On transfer, the defendant asserts that this Court “ultimately” granted transfer in Hopkins and “found the accomplice liability instructions to be erroneous on other grounds as Hopkins had claimed.”   Appellant's Petition to Transfer at 3. This assertion is incorrect.   As to the Hopkins opinion cited by the Court of Appeals in the present case, transfer was denied and the cause remanded for resentencing as mandated by the Court of Appeals.   After resentencing by the trial court, Hopkins appealed again, attempting to reassert his previous claim that the trial court's instruction on accomplice liability and attempted murder constituted fundamental error.   The Court of Appeals applied the “law of the case” doctrine and affirmed his conviction.  Hopkins v. State, 769 N.E.2d 702 (Ind.Ct.App.2002).   As to that second appeal, we did grant transfer.   Our decision, however, was not for the reason that the accomplice liability instruction was incorrect.   Rather, it focused on whether the jury was adequately instructed regarding the specific intent to kill element required for attempted murder, and whether the omission of this element was fundamental error under the facts of that case.  Hopkins v. State, 782 N.E.2d 988, 991-92 (Ind.2003). The present case does not involve a charge of attempted murder and the omission of the intent to kill element in Hopkins is not relevant here.

Regardless, however, at trial the defendant's only objection to the accomplice liability instruction was that it “is not an accurate statement of law.”   Trans. at 457.   This objection was insufficient.   By failing to specifically identify his claimed objection or to tender a correct instruction remedying the alleged defect, the defendant failed to preserve any question for appeal.   Indiana Trial Rule 51(C) (“No party may claim as error the giving of an instruction unless he objects thereto ․ stating distinctly the matter to which he objects and the grounds of his objection.”).

Transfer having previously been granted, we find that the challenged instructions do not require reversal and we summarily affirm the Court of Appeals as to all other issues.   The defendant's conviction is affirmed and this cause is remanded to the trial court pursuant to the mandate of the Court of Appeals regarding sentencing.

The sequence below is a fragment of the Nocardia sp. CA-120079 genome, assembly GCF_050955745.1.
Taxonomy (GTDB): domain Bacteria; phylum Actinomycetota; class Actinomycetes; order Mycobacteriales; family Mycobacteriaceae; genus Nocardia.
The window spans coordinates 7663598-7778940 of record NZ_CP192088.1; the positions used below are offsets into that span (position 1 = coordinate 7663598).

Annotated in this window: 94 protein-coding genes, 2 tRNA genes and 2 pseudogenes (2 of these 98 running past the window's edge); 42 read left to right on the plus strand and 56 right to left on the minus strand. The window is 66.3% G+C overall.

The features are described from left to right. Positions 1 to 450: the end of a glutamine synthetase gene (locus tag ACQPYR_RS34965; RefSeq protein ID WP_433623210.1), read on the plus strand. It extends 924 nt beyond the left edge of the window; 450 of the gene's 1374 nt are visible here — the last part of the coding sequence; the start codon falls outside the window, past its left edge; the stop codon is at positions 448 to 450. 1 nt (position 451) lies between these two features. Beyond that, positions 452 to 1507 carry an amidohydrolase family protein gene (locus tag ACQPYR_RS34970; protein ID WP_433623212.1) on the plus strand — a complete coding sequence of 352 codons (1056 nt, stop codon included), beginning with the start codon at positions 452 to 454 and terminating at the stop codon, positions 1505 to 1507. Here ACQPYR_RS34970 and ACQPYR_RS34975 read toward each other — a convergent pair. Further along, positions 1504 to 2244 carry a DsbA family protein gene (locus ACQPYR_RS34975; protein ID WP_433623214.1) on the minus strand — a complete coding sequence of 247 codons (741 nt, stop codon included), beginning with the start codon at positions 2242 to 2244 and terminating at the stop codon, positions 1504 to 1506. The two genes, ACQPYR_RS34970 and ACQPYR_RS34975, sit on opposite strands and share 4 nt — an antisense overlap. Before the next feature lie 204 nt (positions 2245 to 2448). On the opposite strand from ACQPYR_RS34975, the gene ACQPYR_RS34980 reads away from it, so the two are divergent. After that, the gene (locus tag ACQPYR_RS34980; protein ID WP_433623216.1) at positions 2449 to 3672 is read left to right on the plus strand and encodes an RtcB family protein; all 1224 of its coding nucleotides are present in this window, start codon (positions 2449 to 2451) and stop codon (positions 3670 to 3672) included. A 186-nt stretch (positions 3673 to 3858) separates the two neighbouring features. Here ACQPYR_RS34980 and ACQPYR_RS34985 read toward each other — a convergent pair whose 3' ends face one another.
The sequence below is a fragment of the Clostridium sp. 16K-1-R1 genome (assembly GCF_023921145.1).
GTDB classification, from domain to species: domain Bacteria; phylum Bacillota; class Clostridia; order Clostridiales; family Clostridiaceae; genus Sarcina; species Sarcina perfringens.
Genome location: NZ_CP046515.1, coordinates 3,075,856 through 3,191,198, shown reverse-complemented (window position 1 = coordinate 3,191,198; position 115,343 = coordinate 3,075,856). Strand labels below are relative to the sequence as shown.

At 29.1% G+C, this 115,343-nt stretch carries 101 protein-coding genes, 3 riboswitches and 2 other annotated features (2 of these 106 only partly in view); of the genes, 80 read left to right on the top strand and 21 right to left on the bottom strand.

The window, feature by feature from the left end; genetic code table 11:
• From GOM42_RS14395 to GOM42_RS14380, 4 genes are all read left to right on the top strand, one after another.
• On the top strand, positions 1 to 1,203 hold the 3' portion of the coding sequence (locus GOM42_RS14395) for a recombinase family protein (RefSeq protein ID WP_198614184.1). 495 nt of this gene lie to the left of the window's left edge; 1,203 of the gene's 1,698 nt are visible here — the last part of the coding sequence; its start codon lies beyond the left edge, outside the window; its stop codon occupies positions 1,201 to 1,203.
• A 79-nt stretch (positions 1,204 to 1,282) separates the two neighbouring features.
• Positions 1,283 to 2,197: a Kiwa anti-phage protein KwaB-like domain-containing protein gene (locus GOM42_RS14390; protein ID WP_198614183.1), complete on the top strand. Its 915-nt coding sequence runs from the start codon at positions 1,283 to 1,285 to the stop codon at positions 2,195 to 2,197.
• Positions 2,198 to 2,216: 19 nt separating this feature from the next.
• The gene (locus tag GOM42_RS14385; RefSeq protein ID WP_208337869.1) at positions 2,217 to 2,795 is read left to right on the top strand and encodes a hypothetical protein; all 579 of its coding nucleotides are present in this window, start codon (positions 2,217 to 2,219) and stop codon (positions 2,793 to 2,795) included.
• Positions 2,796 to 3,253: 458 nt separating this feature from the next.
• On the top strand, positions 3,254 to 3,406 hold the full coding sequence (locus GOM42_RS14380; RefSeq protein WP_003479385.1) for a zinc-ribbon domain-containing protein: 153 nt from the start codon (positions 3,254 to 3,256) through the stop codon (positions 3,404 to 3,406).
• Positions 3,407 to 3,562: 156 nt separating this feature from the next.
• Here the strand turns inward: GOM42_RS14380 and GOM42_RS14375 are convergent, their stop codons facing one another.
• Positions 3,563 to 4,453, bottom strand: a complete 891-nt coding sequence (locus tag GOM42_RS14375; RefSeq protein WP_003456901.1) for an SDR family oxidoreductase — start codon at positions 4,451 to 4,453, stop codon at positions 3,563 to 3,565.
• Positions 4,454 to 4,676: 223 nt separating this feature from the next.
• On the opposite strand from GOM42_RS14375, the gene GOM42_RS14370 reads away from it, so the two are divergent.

1.   During the preliminary jury instructions, the Section 19 instruction was read immediately after the general instruction informing the jurors of the probable length of trial, their duties during lunch and other periods of separation, their obligation to avoid reading or listening to any reports of the court proceedings, and their need to keep an open mind until they heard all the evidence.   Immediately following the Section 19 instruction, the next instruction read to the jury advised them, “You are to consider all of the instructions as a whole ․” Trans. at 120-122.

2.   In reading its final instructions, the trial court began with “You are to consider all of the instructions as a whole ․,” apparently skipping over the Section 19 instruction along with the preliminary instruction that generally described the jurors duties during the trial.   Trans. at 509.

3.   We reach this conclusion from the following comments by the trial judge to the jurors at the commencement of the trial:[At commencement of trial] I'm going to read quite detailed instructions to you, covering those points that you're talking about, and you will have a copy for yourself.   Each juror will receive a copy, a notebook full of instructions that I will read to you, in addition to you having the instructions, and you will have them throughout the trial.   You will have them in the jury room when you deliberate ․Transcript at 95.Ladies and gentlemen, you have received your notebooks.   Inside you'll notice what are called preliminary instructions.   You're going to receive final instructions, and you'll each have a copy of those, too.   You may read along with me as I read the Court's preliminary instructions.Id. at 120.[At conclusion of final arguments] You're given the instructions ․ Mine are numbered;  yours are not ․ Read along with me and then you'll take these instructions into the jury room with you when you deliberate.Id. at 509.

DICKSON, Justice.

SHEPARD, C.J., and SULLIVAN, BOEHM, and RUCKER, JJ., concur.

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Docket No: No. 35S04-0406-CR-00275.

Decided: October 12, 2005

Court: Supreme Court of Indiana.